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Frank Foster

Frank Foster

Tenor Saxophone
September 23, 1928 --

Frank Foster



"Frank Foster was a good influence on young Detroiters. He wrote a lot of original music. We kind of equated him with Coltrane at that time."

--Tommy Flanagan


Frank Foster, presented here for the first time as leader of his own recording group, is a product of Cincinnati, Ohio, where he was born in 1928. After playing saxophone and clarinet in high school and at Wilberforce University, he moved to Detroit in 1949 and worked for a while with another great tenor man and Basie alumnus, Wardell Gray. Frank was withdrawn from musical circulation in 1951, when the Army took him for a trip and was not deposited back into the stockpile of civilian star material until May 1953. Shortly after that, he was recommended for a job with Count Basie.

Since the recommendations came from such distinguished people as Ernie Wilkins, alto man and arranger with the Count, and Billy Eckstine, a former bandleader and astute judge of talent, the Count was duly impressed. Frank joined the band in July 1953. Since then he has toured both the United States and Europe. Basie fans who have been led to expect the best from the Count--especially in the tenor sax chair previously occupied by Lester Young, Herschel Evans, Don Byas, et al--were convinced, upon hearing Frank Foster, that the great tradition was being carried on.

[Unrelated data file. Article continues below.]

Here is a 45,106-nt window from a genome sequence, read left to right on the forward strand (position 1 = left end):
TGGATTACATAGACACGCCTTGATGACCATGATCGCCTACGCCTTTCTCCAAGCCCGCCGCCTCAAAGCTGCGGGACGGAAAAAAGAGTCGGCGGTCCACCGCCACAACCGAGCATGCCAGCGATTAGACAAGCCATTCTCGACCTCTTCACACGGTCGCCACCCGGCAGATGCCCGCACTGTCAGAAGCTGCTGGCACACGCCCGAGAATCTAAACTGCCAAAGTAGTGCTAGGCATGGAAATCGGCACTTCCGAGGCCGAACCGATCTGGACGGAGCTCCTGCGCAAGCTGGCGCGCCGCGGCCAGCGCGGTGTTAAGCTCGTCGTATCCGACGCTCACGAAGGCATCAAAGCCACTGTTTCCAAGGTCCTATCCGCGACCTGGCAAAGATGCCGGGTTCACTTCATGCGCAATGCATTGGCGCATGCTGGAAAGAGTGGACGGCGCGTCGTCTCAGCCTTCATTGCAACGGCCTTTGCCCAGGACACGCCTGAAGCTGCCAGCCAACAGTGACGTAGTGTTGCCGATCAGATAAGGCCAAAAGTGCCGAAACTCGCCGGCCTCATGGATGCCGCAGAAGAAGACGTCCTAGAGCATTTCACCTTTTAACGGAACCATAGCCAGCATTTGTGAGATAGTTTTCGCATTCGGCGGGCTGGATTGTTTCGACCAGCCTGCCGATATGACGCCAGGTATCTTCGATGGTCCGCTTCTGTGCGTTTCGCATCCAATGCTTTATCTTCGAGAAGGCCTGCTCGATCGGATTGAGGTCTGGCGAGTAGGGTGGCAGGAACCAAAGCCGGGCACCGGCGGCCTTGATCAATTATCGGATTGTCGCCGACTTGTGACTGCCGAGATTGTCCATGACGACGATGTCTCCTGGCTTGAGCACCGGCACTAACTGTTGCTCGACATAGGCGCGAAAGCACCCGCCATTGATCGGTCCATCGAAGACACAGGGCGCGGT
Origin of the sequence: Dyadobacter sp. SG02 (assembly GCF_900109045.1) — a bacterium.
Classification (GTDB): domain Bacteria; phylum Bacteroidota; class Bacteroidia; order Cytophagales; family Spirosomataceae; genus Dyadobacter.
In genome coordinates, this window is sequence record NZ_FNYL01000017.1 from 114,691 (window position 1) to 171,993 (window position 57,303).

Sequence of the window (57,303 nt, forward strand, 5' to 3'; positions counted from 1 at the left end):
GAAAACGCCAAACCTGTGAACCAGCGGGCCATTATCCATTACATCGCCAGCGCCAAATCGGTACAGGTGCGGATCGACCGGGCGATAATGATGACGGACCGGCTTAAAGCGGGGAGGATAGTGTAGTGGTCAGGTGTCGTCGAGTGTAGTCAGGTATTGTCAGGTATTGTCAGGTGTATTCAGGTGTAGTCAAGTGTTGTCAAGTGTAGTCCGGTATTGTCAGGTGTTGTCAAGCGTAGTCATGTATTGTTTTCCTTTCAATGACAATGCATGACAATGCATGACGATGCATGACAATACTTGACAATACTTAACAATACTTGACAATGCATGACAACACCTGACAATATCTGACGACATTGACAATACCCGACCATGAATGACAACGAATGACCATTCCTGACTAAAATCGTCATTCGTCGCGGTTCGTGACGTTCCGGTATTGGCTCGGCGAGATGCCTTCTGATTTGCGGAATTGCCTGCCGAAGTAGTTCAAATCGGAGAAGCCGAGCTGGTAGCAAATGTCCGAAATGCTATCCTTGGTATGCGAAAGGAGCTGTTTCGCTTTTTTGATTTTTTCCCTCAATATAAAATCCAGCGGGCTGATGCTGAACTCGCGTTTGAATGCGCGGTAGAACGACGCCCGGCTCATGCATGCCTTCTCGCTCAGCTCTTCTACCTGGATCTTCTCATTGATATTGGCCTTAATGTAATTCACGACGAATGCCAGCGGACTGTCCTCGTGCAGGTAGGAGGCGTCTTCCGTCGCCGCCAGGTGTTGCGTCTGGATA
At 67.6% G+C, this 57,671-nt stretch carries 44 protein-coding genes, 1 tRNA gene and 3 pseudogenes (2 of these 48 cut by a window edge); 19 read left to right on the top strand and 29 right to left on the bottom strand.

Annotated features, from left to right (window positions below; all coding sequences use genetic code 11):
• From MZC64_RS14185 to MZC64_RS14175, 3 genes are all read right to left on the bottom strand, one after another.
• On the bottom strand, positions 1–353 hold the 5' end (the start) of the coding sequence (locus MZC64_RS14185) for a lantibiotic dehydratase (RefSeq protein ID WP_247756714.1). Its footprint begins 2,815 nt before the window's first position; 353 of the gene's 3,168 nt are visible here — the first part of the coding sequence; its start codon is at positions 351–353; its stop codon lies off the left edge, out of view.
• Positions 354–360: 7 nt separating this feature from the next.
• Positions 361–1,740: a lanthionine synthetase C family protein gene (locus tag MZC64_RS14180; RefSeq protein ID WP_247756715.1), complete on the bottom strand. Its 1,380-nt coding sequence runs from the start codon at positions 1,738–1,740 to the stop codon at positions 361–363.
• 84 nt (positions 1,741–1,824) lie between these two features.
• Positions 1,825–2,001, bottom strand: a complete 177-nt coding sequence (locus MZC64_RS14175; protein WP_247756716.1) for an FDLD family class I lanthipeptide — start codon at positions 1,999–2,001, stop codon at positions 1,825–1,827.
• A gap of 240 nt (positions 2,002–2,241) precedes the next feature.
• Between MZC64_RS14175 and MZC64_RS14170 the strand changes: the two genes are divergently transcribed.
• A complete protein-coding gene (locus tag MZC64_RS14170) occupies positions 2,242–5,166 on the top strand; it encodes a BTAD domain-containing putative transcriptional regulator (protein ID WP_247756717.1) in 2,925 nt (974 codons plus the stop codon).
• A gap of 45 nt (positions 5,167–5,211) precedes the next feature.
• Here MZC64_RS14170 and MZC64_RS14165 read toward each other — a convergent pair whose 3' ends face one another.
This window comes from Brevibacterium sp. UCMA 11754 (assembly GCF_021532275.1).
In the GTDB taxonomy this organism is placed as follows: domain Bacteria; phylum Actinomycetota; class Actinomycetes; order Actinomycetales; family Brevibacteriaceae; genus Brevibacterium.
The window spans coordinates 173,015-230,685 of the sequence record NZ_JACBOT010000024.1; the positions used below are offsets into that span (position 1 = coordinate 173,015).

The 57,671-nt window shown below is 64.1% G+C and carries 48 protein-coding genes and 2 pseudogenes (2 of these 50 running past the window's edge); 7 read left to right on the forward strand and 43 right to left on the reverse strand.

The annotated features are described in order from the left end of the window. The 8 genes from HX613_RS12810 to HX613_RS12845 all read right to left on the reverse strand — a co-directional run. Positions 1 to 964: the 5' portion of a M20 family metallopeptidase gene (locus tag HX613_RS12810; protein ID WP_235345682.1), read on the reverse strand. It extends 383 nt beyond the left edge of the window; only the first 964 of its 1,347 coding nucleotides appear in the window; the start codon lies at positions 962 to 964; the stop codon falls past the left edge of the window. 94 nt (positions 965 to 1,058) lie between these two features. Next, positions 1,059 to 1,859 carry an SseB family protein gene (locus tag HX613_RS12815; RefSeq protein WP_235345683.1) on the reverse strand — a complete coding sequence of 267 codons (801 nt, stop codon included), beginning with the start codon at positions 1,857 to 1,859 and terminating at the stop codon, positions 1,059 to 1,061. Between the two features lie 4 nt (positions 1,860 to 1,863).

--LEONARD FEATHER, from the liner notes,
Here Comes Frank Foster, Bluenote.


His fiery, bop-oriented improvisations and inventive arrangements (including "Down For The Count," "Blues Backstage," and his most famous composition, "Shiny Stockings") were important factors in Basie's success during this period. Foster left Basie in summer 1964 and worked as a freelance in New York before joining Elvin Jones in the late 1960s. He also formed a large ensemble in 1964 (called from the early 1970s the Loud Minority), which he continues to lead occasionally. The band often consists of as many as 25 musicians and plays frequently on an informal basis, and with it Foster has experimented with combinations of spoken drama and jazz.

In 1986 he assumed leadership of Basie's band. He has also continued to perform and record as the leader of small groups, and remains active as a composer. Among his works is Lake Placid Suite, a piece in several movements for jazz orchestra, which was commissioned for the Winter Olympics of 1980.

--SCOTT DeVEAUX, The New Grove Encyclopedia Of Jazz.


A selected discography of Frank Foster albums.



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